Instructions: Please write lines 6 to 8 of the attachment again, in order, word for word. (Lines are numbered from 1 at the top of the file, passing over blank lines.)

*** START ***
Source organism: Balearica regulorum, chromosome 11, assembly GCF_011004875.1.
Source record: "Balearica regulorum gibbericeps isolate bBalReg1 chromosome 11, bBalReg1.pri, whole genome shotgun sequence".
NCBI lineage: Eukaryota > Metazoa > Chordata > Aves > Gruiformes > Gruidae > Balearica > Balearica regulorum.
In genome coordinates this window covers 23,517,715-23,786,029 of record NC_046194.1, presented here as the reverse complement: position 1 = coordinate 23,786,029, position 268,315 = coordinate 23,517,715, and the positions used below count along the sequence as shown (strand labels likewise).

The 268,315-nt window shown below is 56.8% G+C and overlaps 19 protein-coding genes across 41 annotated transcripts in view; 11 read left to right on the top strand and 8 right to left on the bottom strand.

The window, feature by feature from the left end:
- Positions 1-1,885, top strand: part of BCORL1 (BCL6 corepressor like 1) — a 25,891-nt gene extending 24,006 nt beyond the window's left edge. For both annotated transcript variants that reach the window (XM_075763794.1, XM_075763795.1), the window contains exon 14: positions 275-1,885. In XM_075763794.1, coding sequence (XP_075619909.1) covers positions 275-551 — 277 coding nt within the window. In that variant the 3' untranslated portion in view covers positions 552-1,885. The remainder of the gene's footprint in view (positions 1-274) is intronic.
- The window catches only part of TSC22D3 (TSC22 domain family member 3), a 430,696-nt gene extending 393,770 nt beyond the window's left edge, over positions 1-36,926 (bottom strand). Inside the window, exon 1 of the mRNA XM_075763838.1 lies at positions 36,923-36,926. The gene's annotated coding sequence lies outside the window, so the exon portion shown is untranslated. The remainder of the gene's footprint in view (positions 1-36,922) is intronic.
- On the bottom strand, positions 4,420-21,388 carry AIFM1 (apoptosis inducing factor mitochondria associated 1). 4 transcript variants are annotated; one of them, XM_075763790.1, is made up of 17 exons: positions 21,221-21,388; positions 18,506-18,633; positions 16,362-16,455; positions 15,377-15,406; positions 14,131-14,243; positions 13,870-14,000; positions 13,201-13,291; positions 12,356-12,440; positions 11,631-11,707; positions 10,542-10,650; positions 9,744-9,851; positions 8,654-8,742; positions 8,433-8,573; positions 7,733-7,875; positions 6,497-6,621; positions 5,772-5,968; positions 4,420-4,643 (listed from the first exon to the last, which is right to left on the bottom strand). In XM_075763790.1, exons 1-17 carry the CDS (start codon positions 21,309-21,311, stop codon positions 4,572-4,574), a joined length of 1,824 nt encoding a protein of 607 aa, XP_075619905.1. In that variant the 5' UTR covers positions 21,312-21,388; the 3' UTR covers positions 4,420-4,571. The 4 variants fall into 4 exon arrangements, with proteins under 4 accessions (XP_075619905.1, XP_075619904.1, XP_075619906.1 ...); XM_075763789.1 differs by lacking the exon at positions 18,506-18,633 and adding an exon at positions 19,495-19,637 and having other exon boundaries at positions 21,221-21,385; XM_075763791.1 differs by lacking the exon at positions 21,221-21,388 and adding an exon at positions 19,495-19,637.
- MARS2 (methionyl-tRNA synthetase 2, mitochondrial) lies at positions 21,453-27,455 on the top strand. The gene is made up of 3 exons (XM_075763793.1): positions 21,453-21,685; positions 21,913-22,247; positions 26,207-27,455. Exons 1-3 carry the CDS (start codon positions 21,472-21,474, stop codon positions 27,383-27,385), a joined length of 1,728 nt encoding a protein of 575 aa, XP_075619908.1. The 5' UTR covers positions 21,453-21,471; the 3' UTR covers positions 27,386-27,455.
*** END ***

The window, feature by feature from the left end:
- Positions 1-1,885, top strand: part of BCORL1 (BCL6 corepressor like 1) — a 25,891-nt gene extending 24,006 nt beyond the window's left edge. For both annotated transcript variants that reach the window (XM_075763794.1, XM_075763795.1), the window contains exon 14: positions 275-1,885. In XM_075763794.1, coding sequence (XP_075619909.1) covers positions 275-551 — 277 coding nt within the window. In that variant the 3' untranslated portion in view covers positions 552-1,885. The remainder of the gene's footprint in view (positions 1-274) is intronic.
- The window catches only part of TSC22D3 (TSC22 domain family member 3), a 430,696-nt gene extending 393,770 nt beyond the window's left edge, over positions 1-36,926 (bottom strand). Inside the window, exon 1 of the mRNA XM_075763838.1 lies at positions 36,923-36,926. The gene's annotated coding sequence lies outside the window, so the exon portion shown is untranslated. The remainder of the gene's footprint in view (positions 1-36,922) is intronic.